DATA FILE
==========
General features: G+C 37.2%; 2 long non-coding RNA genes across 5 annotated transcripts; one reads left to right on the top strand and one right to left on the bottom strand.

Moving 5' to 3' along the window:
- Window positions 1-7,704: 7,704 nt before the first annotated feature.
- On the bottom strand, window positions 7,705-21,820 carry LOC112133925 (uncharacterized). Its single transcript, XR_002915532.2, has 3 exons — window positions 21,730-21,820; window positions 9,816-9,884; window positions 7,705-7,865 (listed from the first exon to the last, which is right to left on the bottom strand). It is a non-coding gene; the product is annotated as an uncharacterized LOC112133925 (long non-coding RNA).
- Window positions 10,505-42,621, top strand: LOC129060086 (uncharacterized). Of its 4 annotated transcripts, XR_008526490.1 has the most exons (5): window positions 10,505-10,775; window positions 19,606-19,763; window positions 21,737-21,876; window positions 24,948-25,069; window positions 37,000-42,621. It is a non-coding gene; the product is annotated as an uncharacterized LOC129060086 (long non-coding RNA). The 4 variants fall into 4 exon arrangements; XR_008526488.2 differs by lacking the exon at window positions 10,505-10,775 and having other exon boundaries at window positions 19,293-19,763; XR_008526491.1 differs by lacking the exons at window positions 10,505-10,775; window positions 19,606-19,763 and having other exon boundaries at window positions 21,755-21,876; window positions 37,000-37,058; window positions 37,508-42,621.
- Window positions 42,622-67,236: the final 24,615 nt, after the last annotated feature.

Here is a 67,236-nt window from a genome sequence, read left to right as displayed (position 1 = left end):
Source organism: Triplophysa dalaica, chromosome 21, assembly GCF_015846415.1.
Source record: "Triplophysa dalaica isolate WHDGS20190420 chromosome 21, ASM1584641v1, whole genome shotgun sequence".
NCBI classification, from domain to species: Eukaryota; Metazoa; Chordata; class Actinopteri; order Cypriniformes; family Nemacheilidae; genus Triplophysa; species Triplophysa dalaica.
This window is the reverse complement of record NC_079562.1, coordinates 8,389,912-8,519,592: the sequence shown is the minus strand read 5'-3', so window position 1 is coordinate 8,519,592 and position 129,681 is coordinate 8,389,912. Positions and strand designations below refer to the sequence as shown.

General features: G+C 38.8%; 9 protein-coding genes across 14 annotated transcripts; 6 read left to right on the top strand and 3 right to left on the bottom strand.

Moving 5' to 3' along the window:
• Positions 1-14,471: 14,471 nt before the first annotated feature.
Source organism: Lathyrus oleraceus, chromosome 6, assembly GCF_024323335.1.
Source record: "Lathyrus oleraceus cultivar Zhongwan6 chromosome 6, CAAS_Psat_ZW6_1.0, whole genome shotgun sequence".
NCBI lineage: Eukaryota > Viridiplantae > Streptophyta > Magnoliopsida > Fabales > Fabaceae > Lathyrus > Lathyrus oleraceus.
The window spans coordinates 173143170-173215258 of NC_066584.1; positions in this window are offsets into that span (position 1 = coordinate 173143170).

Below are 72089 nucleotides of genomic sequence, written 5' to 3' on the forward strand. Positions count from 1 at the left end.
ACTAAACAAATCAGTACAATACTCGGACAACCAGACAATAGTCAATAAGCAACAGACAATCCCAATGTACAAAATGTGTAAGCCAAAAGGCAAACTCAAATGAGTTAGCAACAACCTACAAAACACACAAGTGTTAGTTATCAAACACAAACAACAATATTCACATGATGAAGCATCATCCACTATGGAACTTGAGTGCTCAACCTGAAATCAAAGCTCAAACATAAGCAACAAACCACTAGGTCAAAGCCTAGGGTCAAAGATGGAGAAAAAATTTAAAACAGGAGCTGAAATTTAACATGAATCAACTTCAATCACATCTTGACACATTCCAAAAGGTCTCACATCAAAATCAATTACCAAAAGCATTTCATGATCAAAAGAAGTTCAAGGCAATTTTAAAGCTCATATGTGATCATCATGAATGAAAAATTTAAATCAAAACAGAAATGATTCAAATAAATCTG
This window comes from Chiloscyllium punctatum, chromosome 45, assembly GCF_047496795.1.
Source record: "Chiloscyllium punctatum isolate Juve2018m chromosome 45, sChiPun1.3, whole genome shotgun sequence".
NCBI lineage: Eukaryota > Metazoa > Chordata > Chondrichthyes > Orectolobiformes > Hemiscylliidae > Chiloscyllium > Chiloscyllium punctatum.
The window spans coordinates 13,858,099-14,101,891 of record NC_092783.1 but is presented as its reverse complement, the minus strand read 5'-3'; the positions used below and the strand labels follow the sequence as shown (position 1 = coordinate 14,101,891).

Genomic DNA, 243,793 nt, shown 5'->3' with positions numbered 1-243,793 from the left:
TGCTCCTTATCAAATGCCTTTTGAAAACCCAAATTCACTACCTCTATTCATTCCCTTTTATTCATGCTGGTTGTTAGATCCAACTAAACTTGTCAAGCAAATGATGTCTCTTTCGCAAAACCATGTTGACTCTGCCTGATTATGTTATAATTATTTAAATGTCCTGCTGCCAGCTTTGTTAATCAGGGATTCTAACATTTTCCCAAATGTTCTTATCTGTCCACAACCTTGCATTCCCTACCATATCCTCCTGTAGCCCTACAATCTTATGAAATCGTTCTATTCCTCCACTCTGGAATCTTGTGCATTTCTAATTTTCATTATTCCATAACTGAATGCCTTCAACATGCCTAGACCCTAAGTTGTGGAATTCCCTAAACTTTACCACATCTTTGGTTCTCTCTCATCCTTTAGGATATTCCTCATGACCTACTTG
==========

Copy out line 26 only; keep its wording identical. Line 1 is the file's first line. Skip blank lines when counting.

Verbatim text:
TGCTCCTTATCAAATGCCTTTTGAAAACCCAAATTCACTACCTCTATTCATTCCCTTTTATTCATGCTGGTTGTTAGATCCAACTAAACTTGTCAAGCAAATGATGTCTCTTTCGCAAAACCATGTTGACTCTGCCTGATTATGTTATAATTATTTAAATGTCCTGCTGCCAGCTTTGTTAATCAGGGATTCTAACATTTTCCCAAATGTTCTTATCTGTCCACAACCTTGCATTCCCTACCATATCCTCCTGTAGCCCTACAATCTTATGAAATCGTTCTATTCCTCCACTCTGGAATCTTGTGCATTTCTAATTTTCATTATTCCATAACTGAATGCCTTCAACATGCCTAGACCCTAAGTTGTGGAATTCCCTAAACTTTACCACATCTTTGGTTCTCTCTCATCCTTTAGGATATTCCTCATGACCTACTTG